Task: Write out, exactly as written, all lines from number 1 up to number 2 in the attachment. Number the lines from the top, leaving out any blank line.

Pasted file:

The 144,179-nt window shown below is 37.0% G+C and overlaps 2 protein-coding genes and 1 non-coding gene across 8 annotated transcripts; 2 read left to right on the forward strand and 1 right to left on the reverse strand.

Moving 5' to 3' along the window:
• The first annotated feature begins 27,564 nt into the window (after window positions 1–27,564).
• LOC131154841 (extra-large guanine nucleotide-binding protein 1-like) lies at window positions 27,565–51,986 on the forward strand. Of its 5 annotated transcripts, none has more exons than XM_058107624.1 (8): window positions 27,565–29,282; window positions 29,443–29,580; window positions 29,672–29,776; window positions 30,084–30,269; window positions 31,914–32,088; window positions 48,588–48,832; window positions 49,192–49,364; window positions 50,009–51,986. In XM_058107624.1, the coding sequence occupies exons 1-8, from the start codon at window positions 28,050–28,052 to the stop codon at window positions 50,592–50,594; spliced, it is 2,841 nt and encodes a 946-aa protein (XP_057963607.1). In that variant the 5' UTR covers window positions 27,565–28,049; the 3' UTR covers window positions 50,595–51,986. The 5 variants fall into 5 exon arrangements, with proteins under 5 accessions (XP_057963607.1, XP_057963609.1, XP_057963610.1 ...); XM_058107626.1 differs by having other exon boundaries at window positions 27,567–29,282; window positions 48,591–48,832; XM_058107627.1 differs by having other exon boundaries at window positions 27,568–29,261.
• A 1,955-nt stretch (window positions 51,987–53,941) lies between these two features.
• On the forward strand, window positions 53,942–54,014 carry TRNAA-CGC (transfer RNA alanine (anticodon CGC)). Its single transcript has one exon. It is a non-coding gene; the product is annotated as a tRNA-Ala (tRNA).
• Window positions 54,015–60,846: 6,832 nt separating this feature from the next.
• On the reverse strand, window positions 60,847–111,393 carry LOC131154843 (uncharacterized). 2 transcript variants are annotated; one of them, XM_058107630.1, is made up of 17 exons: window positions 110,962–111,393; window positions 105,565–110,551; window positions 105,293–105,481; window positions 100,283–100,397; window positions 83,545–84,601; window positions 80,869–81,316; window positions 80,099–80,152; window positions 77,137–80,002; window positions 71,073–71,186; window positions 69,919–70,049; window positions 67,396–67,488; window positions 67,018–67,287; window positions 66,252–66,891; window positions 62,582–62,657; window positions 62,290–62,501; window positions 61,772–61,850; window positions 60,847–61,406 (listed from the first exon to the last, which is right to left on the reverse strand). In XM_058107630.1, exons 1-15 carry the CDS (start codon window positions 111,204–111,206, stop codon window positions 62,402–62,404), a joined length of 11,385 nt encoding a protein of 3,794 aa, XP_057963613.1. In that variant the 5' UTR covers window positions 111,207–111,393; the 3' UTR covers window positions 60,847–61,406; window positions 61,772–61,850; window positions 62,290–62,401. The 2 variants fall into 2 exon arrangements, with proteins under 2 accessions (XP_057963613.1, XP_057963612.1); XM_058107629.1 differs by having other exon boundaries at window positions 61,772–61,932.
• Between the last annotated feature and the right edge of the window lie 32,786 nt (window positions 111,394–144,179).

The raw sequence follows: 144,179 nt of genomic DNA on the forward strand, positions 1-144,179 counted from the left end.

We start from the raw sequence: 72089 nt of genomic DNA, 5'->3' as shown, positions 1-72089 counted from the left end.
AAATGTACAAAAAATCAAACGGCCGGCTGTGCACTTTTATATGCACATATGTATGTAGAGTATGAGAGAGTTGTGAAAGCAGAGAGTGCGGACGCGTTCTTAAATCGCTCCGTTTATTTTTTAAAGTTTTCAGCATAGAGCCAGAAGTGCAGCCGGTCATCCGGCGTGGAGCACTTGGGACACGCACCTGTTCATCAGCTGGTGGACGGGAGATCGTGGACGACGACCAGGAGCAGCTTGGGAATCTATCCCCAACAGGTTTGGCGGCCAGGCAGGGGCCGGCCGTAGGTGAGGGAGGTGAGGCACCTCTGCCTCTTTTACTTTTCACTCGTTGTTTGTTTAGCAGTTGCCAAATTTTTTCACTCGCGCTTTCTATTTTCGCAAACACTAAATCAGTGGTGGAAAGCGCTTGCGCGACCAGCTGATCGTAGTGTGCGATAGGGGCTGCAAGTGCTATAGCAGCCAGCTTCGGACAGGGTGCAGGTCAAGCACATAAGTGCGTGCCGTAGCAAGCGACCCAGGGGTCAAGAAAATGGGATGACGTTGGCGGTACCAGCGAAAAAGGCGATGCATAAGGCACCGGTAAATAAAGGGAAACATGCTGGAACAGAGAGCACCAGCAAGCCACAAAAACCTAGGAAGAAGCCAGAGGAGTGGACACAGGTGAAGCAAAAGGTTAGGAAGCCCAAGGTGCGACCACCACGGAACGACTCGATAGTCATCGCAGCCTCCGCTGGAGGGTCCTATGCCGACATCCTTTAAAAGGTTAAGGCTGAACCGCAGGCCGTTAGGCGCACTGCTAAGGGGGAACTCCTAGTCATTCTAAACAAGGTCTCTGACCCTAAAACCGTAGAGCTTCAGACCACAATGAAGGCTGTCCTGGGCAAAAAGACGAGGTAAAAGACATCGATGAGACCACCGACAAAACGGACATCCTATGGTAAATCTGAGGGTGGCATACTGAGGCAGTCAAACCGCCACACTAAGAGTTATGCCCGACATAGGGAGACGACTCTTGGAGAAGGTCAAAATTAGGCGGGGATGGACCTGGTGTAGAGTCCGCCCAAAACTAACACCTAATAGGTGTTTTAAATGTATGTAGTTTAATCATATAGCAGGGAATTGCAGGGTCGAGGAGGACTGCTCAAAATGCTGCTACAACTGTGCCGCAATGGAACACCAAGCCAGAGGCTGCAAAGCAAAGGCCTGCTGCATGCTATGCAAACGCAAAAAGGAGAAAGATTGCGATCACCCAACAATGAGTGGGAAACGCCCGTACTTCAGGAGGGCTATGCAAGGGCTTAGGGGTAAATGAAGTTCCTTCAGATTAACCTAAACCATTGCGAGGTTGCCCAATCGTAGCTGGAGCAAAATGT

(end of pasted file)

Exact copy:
The 144,179-nt window shown below is 37.0% G+C and overlaps 2 protein-coding genes and 1 non-coding gene across 8 annotated transcripts; 2 read left to right on the forward strand and 1 right to left on the reverse strand.

Moving 5' to 3' along the window: